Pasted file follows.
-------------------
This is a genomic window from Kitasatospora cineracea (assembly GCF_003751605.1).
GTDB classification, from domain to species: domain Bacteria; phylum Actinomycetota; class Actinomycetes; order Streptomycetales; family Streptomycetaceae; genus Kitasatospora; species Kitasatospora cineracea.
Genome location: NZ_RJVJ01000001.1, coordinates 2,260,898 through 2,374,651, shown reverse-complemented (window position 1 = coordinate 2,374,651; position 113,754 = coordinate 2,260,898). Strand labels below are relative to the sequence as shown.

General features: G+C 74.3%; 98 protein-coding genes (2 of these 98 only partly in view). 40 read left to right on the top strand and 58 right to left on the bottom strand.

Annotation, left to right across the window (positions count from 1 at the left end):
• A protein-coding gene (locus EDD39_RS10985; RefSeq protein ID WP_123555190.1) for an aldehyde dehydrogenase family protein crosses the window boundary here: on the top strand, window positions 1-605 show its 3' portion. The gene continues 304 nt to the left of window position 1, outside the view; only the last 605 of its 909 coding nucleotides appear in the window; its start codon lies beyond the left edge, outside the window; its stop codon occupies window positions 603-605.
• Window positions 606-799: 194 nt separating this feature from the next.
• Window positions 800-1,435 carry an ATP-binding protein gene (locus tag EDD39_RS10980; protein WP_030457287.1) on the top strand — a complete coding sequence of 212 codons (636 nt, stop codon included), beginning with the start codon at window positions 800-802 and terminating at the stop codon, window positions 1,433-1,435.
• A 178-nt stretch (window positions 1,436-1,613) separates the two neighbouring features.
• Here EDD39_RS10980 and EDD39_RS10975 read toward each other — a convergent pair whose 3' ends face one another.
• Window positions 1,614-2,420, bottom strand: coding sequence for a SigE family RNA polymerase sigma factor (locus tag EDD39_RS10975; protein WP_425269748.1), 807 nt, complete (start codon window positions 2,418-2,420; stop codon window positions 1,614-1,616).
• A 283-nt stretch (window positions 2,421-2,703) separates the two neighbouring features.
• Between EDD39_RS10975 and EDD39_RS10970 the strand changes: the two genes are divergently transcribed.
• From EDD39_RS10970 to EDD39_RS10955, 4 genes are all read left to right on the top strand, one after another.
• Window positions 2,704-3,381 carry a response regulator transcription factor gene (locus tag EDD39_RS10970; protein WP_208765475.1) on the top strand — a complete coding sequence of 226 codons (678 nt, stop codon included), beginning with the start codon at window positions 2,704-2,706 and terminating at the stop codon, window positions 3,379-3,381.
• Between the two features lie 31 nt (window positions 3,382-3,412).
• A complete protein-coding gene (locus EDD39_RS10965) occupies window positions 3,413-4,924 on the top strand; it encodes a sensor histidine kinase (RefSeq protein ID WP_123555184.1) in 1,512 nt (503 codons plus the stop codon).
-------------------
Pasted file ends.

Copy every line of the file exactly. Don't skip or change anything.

This is a genomic window from Kitasatospora cineracea (assembly GCF_003751605.1).
GTDB classification, from domain to species: domain Bacteria; phylum Actinomycetota; class Actinomycetes; order Streptomycetales; family Streptomycetaceae; genus Kitasatospora; species Kitasatospora cineracea.
Genome location: NZ_RJVJ01000001.1, coordinates 2,260,898 through 2,374,651, shown reverse-complemented (window position 1 = coordinate 2,374,651; position 113,754 = coordinate 2,260,898). Strand labels below are relative to the sequence as shown.

General features: G+C 74.3%; 98 protein-coding genes (2 of these 98 only partly in view). 40 read left to right on the top strand and 58 right to left on the bottom strand.

Annotation, left to right across the window (positions count from 1 at the left end):
• A protein-coding gene (locus EDD39_RS10985; RefSeq protein ID WP_123555190.1) for an aldehyde dehydrogenase family protein crosses the window boundary here: on the top strand, window positions 1-605 show its 3' portion. The gene continues 304 nt to the left of window position 1, outside the view; only the last 605 of its 909 coding nucleotides appear in the window; its start codon lies beyond the left edge, outside the window; its stop codon occupies window positions 603-605.
• Window positions 606-799: 194 nt separating this feature from the next.
• Window positions 800-1,435 carry an ATP-binding protein gene (locus tag EDD39_RS10980; protein WP_030457287.1) on the top strand — a complete coding sequence of 212 codons (636 nt, stop codon included), beginning with the start codon at window positions 800-802 and terminating at the stop codon, window positions 1,433-1,435.
• A 178-nt stretch (window positions 1,436-1,613) separates the two neighbouring features.
• Here EDD39_RS10980 and EDD39_RS10975 read toward each other — a convergent pair whose 3' ends face one another.
• Window positions 1,614-2,420, bottom strand: coding sequence for a SigE family RNA polymerase sigma factor (locus tag EDD39_RS10975; protein WP_425269748.1), 807 nt, complete (start codon window positions 2,418-2,420; stop codon window positions 1,614-1,616).
• A 283-nt stretch (window positions 2,421-2,703) separates the two neighbouring features.
• Between EDD39_RS10975 and EDD39_RS10970 the strand changes: the two genes are divergently transcribed.
• From EDD39_RS10970 to EDD39_RS10955, 4 genes are all read left to right on the top strand, one after another.
• Window positions 2,704-3,381 carry a response regulator transcription factor gene (locus tag EDD39_RS10970; protein WP_208765475.1) on the top strand — a complete coding sequence of 226 codons (678 nt, stop codon included), beginning with the start codon at window positions 2,704-2,706 and terminating at the stop codon, window positions 3,379-3,381.
• Between the two features lie 31 nt (window positions 3,382-3,412).
• A complete protein-coding gene (locus EDD39_RS10965) occupies window positions 3,413-4,924 on the top strand; it encodes a sensor histidine kinase (RefSeq protein ID WP_123555184.1) in 1,512 nt (503 codons plus the stop codon).